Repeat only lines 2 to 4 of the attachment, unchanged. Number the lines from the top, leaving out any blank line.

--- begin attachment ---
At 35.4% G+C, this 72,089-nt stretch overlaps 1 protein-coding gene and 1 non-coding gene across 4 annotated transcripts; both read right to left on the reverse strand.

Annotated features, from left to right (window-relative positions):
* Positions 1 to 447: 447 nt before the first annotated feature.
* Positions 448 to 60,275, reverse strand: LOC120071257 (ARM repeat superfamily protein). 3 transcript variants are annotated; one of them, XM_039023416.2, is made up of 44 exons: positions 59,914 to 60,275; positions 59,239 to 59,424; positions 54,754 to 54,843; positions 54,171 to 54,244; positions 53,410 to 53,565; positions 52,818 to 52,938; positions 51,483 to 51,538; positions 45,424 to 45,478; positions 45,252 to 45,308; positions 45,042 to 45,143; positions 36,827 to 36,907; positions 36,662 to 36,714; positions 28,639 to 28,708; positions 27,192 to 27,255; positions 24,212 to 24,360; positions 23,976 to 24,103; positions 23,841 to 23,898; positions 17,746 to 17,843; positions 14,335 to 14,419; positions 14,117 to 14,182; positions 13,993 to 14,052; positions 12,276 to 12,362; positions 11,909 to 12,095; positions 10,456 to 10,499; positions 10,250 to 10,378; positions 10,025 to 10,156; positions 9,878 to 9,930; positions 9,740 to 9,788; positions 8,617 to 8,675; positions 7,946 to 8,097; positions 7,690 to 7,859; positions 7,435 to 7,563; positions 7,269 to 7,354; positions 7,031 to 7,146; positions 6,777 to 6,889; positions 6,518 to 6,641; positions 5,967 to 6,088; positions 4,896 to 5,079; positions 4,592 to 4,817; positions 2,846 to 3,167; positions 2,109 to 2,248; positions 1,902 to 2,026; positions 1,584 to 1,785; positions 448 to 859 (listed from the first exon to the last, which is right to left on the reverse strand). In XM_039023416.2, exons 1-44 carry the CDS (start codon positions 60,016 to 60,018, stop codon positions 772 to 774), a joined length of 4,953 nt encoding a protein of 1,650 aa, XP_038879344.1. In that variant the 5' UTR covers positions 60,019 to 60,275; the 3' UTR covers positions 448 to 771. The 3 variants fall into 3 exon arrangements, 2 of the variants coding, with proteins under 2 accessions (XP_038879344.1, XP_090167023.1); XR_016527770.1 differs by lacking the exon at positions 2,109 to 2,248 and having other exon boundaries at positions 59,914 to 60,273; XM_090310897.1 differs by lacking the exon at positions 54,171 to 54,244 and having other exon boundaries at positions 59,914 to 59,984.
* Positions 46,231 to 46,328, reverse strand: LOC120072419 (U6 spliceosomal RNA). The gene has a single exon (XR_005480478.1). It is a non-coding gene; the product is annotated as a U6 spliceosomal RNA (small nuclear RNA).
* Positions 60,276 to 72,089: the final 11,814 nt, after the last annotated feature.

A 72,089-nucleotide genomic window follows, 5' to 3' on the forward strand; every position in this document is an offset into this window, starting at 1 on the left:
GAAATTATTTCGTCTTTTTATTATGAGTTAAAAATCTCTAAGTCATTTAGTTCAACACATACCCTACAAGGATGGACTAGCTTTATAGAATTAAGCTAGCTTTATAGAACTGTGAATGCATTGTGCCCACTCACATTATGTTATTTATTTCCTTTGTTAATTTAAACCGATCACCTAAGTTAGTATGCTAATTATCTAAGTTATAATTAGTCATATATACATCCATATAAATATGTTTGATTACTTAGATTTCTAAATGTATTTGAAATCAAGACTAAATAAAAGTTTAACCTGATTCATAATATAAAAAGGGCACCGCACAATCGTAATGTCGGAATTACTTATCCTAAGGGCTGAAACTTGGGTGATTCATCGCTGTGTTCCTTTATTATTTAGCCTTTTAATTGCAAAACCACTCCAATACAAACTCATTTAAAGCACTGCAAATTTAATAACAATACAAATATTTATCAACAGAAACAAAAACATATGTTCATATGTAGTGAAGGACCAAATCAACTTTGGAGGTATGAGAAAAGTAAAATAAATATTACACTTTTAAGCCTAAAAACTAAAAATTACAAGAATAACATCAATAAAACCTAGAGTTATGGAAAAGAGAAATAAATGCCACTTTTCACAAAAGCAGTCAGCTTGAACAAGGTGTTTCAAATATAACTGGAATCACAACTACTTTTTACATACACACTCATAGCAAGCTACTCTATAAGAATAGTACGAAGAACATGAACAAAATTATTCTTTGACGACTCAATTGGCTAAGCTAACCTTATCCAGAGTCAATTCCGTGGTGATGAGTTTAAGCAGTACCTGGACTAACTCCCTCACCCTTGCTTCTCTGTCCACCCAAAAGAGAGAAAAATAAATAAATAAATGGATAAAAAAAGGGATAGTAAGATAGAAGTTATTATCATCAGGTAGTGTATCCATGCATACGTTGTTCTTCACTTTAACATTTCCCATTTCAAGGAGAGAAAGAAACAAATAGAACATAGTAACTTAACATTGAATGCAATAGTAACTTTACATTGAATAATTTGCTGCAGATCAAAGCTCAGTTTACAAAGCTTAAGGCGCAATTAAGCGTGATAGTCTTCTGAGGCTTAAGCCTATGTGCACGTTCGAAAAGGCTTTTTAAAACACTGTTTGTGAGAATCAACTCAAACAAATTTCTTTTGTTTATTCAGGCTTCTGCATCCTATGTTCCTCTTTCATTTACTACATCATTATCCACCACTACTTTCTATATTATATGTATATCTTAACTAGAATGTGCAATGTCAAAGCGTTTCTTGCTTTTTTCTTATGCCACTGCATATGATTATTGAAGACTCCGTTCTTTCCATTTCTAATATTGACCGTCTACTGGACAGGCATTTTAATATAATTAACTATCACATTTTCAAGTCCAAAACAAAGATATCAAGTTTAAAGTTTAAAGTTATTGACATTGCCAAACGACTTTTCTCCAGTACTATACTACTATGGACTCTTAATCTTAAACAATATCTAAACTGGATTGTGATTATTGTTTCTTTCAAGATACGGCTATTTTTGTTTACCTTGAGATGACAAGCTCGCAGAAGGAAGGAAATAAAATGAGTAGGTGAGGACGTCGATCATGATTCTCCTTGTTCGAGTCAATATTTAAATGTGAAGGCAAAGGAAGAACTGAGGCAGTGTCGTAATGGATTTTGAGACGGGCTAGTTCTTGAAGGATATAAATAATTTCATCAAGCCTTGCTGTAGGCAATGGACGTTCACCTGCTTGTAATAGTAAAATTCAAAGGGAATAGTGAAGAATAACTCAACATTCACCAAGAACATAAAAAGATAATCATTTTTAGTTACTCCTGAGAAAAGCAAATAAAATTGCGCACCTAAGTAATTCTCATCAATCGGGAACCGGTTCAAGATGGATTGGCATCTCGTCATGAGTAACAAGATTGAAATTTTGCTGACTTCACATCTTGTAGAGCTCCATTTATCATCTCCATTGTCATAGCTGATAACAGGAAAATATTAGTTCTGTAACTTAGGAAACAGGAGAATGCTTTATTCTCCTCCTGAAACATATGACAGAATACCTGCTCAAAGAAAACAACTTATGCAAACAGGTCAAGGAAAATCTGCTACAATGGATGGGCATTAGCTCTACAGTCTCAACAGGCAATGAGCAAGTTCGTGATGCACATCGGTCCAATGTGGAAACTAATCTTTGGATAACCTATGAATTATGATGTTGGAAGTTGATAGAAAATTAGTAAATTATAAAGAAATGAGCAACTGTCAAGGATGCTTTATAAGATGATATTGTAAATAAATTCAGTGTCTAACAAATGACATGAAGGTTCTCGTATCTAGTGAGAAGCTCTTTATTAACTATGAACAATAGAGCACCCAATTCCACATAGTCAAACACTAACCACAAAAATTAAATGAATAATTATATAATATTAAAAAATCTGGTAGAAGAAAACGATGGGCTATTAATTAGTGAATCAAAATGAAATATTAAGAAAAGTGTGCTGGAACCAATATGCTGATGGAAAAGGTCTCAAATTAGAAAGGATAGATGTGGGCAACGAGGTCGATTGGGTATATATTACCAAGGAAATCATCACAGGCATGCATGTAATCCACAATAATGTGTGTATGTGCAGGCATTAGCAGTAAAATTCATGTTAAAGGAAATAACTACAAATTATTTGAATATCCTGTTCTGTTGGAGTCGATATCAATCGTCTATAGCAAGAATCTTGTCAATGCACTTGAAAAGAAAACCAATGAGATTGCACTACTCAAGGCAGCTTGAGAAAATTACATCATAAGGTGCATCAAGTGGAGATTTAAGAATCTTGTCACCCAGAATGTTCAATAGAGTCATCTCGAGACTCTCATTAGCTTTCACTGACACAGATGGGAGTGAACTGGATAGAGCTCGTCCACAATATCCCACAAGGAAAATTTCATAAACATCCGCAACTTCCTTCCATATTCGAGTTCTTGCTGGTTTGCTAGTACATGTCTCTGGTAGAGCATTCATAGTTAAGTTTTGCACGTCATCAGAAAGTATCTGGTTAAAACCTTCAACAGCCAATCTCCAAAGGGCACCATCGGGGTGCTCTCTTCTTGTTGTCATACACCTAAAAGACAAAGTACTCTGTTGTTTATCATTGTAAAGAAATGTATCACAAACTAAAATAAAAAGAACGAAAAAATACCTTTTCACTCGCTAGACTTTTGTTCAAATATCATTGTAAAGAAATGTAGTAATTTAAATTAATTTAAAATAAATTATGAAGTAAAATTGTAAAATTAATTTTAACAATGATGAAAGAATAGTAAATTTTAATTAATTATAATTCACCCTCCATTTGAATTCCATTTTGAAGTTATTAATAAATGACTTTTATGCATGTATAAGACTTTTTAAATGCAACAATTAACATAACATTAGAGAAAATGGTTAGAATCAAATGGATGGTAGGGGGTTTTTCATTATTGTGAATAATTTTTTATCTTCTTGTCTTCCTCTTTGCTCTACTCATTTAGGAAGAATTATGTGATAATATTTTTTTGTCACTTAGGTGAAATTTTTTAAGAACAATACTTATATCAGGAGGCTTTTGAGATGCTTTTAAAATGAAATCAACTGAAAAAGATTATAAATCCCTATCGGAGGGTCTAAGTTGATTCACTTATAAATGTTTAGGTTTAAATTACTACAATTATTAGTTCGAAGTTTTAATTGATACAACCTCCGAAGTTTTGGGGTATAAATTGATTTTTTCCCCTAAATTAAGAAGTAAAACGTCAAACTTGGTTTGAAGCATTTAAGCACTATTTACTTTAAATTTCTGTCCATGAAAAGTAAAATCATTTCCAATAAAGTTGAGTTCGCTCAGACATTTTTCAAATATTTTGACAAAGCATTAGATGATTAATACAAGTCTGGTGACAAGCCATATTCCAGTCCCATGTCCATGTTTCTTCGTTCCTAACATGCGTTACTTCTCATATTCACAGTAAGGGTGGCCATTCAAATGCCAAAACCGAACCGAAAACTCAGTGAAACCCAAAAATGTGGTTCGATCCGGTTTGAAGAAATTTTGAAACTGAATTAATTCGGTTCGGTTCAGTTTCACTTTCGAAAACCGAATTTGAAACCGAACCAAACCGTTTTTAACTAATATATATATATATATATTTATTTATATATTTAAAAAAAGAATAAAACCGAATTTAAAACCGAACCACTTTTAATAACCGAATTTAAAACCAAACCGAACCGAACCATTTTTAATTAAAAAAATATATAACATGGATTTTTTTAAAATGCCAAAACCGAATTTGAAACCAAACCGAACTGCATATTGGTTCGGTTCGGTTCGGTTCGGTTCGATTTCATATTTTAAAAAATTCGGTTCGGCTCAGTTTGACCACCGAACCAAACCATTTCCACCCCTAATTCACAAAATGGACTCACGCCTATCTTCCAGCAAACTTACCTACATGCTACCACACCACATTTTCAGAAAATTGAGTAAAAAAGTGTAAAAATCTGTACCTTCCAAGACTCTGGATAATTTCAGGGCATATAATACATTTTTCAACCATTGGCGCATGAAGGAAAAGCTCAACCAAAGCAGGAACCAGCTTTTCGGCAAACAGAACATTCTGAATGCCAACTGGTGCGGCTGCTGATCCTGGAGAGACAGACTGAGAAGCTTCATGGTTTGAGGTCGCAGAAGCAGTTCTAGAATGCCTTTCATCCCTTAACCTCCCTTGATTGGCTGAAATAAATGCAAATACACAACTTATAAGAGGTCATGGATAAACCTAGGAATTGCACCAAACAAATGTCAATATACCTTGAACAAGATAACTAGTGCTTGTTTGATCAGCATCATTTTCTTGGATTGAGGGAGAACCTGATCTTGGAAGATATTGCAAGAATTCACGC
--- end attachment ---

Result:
Annotated features, from left to right (window-relative positions):
* Positions 1 to 447: 447 nt before the first annotated feature.
* Positions 448 to 60,275, reverse strand: LOC120071257 (ARM repeat superfamily protein). 3 transcript variants are annotated; one of them, XM_039023416.2, is made up of 44 exons: positions 59,914 to 60,275; positions 59,239 to 59,424; positions 54,754 to 54,843; positions 54,171 to 54,244; positions 53,410 to 53,565; positions 52,818 to 52,938; positions 51,483 to 51,538; positions 45,424 to 45,478; positions 45,252 to 45,308; positions 45,042 to 45,143; positions 36,827 to 36,907; positions 36,662 to 36,714; positions 28,639 to 28,708; positions 27,192 to 27,255; positions 24,212 to 24,360; positions 23,976 to 24,103; positions 23,841 to 23,898; positions 17,746 to 17,843; positions 14,335 to 14,419; positions 14,117 to 14,182; positions 13,993 to 14,052; positions 12,276 to 12,362; positions 11,909 to 12,095; positions 10,456 to 10,499; positions 10,250 to 10,378; positions 10,025 to 10,156; positions 9,878 to 9,930; positions 9,740 to 9,788; positions 8,617 to 8,675; positions 7,946 to 8,097; positions 7,690 to 7,859; positions 7,435 to 7,563; positions 7,269 to 7,354; positions 7,031 to 7,146; positions 6,777 to 6,889; positions 6,518 to 6,641; positions 5,967 to 6,088; positions 4,896 to 5,079; positions 4,592 to 4,817; positions 2,846 to 3,167; positions 2,109 to 2,248; positions 1,902 to 2,026; positions 1,584 to 1,785; positions 448 to 859 (listed from the first exon to the last, which is right to left on the reverse strand). In XM_039023416.2, exons 1-44 carry the CDS (start codon positions 60,016 to 60,018, stop codon positions 772 to 774), a joined length of 4,953 nt encoding a protein of 1,650 aa, XP_038879344.1. In that variant the 5' UTR covers positions 60,019 to 60,275; the 3' UTR covers positions 448 to 771. The 3 variants fall into 3 exon arrangements, 2 of the variants coding, with proteins under 2 accessions (XP_038879344.1, XP_090167023.1); XR_016527770.1 differs by lacking the exon at positions 2,109 to 2,248 and having other exon boundaries at positions 59,914 to 60,273; XM_090310897.1 differs by lacking the exon at positions 54,171 to 54,244 and having other exon boundaries at positions 59,914 to 59,984.